IV.— How to make Gymnastic Apparatus. By Charles Spencer, Author of The Modern Gymnast, &c. 42
  Horizontal Bar 43
  Portable Horizontal Bar 44
  Lawn Gymnasium 45
  Portable Frame for Trapeze, Rings, or Swing 46
  Jumping Stands 47
  The Pan-Gymnasticon 48
  Other Useful Apparatus 48
CHAPTER II.—Indian Clubs and How to use them. By a Member of the London Athletic Club 50
  Weight of the Clubs 51
Hints as to Dress, etc. 53
Exercises for Light Clubs 54
Single or Heavy Club Exercise 58
CHAPTER III.—Dumbbells, and How to use them. By W. J. Gordon 60
CHAPTER IV.—Juggling with Balls. By a Practical Gymnast 68
  The Vertical Fall 69
The Inside and Outside Falls 70
The Parallel Fall 70
The Outside and Inside Fall from Right Hand to Left 70
The Horizontal Pass 71
The Double Vertical Fall 71
The Double Inside Fall 71
The Triple Pass 72
The Triple Over and Under Pass 73
The Single Over and Double Under Pass 73
The Shower 73
The Triple Shower 74
The Quadruple Shower 74
The Fountain 74
The Double Fountain 74
The Double Fountain Change 75
SECTION II.[11]
Model-making—Moving and Otherwise.
CHAPTER V.—Some Simple Models for Beginners.  
  I.— How to Make a Boat with a Screw Propeller. By F. Chasemore 79
  II.— How to Make a small Marine Engine for a Boat four or five feet long. By Frank Chasemore 81
CHAPTER VI.—The American Dancing Nigger. By C. Stansfeld-Hicks 94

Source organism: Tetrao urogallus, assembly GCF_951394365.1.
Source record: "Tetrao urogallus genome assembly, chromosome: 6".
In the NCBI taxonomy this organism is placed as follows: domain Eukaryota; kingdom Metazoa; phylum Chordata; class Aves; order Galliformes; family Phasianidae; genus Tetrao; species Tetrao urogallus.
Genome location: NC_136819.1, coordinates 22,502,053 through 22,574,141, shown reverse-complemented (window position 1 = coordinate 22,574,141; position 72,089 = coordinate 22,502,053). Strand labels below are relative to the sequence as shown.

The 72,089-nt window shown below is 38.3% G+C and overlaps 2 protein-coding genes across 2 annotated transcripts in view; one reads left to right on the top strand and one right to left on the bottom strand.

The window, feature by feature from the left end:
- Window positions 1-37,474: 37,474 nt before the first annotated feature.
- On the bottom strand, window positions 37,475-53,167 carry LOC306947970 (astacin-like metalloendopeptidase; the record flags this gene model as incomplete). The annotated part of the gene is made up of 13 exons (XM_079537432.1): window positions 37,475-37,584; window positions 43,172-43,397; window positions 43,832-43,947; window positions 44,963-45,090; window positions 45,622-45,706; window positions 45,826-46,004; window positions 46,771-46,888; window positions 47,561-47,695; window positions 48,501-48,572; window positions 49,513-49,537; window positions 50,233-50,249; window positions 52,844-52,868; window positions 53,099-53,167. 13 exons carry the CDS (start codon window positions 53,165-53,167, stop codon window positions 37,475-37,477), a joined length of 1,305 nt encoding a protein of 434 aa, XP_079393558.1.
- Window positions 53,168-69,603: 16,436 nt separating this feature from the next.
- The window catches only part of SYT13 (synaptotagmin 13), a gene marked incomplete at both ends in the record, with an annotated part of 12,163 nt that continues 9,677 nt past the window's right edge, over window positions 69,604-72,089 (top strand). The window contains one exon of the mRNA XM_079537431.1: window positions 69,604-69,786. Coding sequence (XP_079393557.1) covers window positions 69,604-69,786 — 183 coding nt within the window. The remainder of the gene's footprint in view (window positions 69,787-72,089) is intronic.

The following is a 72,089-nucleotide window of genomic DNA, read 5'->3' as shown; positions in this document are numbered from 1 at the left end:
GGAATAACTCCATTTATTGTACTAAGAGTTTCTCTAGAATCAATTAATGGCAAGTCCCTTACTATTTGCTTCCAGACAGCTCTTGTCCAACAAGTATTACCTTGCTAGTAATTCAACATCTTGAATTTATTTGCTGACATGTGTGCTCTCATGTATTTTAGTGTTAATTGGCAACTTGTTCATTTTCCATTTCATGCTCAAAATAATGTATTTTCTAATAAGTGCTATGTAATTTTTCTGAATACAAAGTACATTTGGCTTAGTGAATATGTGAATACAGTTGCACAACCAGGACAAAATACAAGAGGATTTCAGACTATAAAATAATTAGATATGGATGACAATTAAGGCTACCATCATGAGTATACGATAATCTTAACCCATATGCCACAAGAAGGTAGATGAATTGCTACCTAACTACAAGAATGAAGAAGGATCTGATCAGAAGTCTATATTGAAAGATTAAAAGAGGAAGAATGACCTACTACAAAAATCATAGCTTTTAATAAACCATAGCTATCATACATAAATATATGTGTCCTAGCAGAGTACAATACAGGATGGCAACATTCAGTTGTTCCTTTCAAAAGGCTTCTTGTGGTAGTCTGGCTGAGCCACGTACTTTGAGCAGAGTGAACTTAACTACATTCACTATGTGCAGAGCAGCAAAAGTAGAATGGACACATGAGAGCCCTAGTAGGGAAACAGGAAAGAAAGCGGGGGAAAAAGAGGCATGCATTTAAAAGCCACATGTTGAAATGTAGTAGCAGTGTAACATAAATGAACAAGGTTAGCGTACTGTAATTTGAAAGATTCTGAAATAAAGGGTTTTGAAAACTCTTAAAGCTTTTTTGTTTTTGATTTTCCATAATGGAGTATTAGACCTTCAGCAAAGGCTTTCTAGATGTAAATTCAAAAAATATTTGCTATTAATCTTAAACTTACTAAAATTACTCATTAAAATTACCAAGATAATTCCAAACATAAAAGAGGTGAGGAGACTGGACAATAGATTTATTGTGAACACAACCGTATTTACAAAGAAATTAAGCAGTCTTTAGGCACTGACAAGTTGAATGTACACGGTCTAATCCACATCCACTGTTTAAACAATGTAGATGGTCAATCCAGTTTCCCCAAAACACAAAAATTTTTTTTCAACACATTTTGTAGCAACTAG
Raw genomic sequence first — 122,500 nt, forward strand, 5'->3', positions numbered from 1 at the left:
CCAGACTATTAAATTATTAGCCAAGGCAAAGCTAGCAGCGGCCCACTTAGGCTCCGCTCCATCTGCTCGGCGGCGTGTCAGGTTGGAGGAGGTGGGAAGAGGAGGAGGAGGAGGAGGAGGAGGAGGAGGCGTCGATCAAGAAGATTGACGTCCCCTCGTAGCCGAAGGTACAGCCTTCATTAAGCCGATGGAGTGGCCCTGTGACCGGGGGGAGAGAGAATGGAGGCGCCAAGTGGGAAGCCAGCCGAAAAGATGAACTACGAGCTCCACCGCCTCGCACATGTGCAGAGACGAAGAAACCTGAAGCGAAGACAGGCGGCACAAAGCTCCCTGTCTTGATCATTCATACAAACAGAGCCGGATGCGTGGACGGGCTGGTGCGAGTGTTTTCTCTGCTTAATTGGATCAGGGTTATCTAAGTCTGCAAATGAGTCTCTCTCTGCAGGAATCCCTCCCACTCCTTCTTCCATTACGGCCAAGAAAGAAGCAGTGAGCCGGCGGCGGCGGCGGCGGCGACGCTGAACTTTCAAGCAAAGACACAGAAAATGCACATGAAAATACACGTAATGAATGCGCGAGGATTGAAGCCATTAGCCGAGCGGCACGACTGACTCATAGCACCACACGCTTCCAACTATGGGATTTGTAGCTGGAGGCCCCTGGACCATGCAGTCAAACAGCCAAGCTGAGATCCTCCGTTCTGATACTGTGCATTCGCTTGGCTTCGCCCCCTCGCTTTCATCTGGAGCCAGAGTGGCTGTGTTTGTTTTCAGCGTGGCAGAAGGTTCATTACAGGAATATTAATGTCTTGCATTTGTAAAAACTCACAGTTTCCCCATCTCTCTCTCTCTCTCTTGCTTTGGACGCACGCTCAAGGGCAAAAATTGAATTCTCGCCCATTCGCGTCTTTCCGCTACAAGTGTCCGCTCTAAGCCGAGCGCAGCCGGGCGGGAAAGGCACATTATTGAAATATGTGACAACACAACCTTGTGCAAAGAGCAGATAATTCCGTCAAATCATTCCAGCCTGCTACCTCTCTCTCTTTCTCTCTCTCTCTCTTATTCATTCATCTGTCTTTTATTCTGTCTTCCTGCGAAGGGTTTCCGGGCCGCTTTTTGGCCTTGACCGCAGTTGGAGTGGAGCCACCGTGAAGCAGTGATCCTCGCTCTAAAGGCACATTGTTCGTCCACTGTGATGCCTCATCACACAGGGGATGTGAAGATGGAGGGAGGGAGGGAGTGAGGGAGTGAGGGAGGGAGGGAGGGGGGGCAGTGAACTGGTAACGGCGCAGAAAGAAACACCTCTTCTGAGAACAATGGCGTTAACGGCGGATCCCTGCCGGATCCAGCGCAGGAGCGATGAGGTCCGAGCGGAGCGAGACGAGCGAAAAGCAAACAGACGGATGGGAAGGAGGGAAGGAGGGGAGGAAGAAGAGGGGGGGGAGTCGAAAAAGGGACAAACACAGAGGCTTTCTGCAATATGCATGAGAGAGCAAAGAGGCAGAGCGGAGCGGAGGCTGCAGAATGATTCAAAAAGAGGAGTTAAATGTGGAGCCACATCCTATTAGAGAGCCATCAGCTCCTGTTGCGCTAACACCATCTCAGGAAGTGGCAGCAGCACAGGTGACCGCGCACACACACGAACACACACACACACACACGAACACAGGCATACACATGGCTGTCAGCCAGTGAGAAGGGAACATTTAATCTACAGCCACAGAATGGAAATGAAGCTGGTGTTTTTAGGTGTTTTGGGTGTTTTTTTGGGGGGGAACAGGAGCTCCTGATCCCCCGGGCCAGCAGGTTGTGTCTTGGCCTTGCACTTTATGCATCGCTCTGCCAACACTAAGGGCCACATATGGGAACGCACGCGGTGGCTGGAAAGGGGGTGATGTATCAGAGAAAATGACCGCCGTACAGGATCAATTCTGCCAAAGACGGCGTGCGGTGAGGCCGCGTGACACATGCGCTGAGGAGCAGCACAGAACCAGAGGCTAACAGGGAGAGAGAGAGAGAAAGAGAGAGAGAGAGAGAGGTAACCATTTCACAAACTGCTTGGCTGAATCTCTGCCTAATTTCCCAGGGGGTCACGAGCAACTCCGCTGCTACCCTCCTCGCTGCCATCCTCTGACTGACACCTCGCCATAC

CHAPTER VII.—Moving Models, and How to Make Them; or, ‘Drop a Penny in the Box and the Model will Work.’ By Frank Chasemore 97
  A Model Windmill 97
A Model Cutter Yacht 101
Dancing ‘Niggers’ 104
A Real Water-wheel 106
How to make a Cheap Clock 109
CHAPTER VIII.—How we Made a Christmas Ship. By C. Stansfeld-Hicks, Author of Yacht and Canoe Building, &c. &c. 111
CHAPTER IX.—Model Steam-Engines, and How to Make them. By Paul N. Hasluck, Author of Lathe-work, &c.  
  I.— Principles of the Steam-Engine 117
  II.— A Simple Toy Engine 120
  III.— Small Model Engines 123
  IV.— The Horizontal Engine 127
  V.— The Oscillating Engine 131
  VI.— Model Boilers and their Construction 134
CHAPTER X.—The Boy’s Own Model Launch Engine. By H. F. Hobden 138
CHAPTER XI.—The Boy’s Own Model Locomotive, and How to Build it. By H. F. Hobden 144
SECTION III.
Games of Skill, etc.
CHAPTER XII.—Chess—Single and Double, etc.  
  I.— Chess for Beginners.—By Herr Meyer 165
  The Universal Notation 165
  II.— A New Chess Game—‘The Jubilee.’ By Herr Meyer 171
  III.— Another Jubilee Game 172
  IV.— The Game of Double Chess. By the late Captain Crawley and Herbert Mooney 173
  Circular Chess 180
CHAPTER XIII.—Draughts. By the late Captain Crawley[12]  
  I.— All About the Game 181
  II.— The Losing Game 190
  III.— Polish Draughts 191
  The Openings 192
CHAPTER XIV.—Solitaire. By the late Captain Crawley 199
CHAPTER XV.—Fox and Geese. By the late Captain Crawley 202
CHAPTER XVI.—Go-ban. By Herr Meyer 204
CHAPTER XVII.—The Malagasy Game of Fanòrona. By W. Montgomery 208
CHAPTER XVIII.—The American Puzzles 212
CHAPTER XIX.—Some Minor Games  
  I.— A New Indoor Game 214
  II.— Knuckle Bones. By Captain A. S. Harrison 215
SECTION IV.
The Magic-Lantern, and all about it.
CHAPTER XX.—The Magic Lantern and all about it.  
  I.— Pleasant Hours with the Magic Lantern. By A. A. Wood, F.C.S. 219
  1.— All about Lanterns 219
2.— Various Kinds of Lanterns 219
3.— The Phantasmagoria Lantern 220
4.— The Euphaneron Lantern 221
5.— Dissolving Views 223
6.— The Lime-light 224
7.— Oxyhydrogen Jet 226
8.— The Gas and Gas-Bags 227
9.— Oxygen and Hydrogen 228
10.— Slide Painting, etc. 229
  II.— How to make a Cheap Magic Lantern. By Frank Chasemore 231
  III.— How to make the Slides for a Magic Lantern 240
  IV.— Revolving Slides for the Magic Lantern, without Rack-work. By F. Chasemore 245
  V.— Screen Frame for the Magic Lantern. By Frank Chasemore 247
  VI.— Magic Lantern for Opaque Slides. By W. J. Gordon 250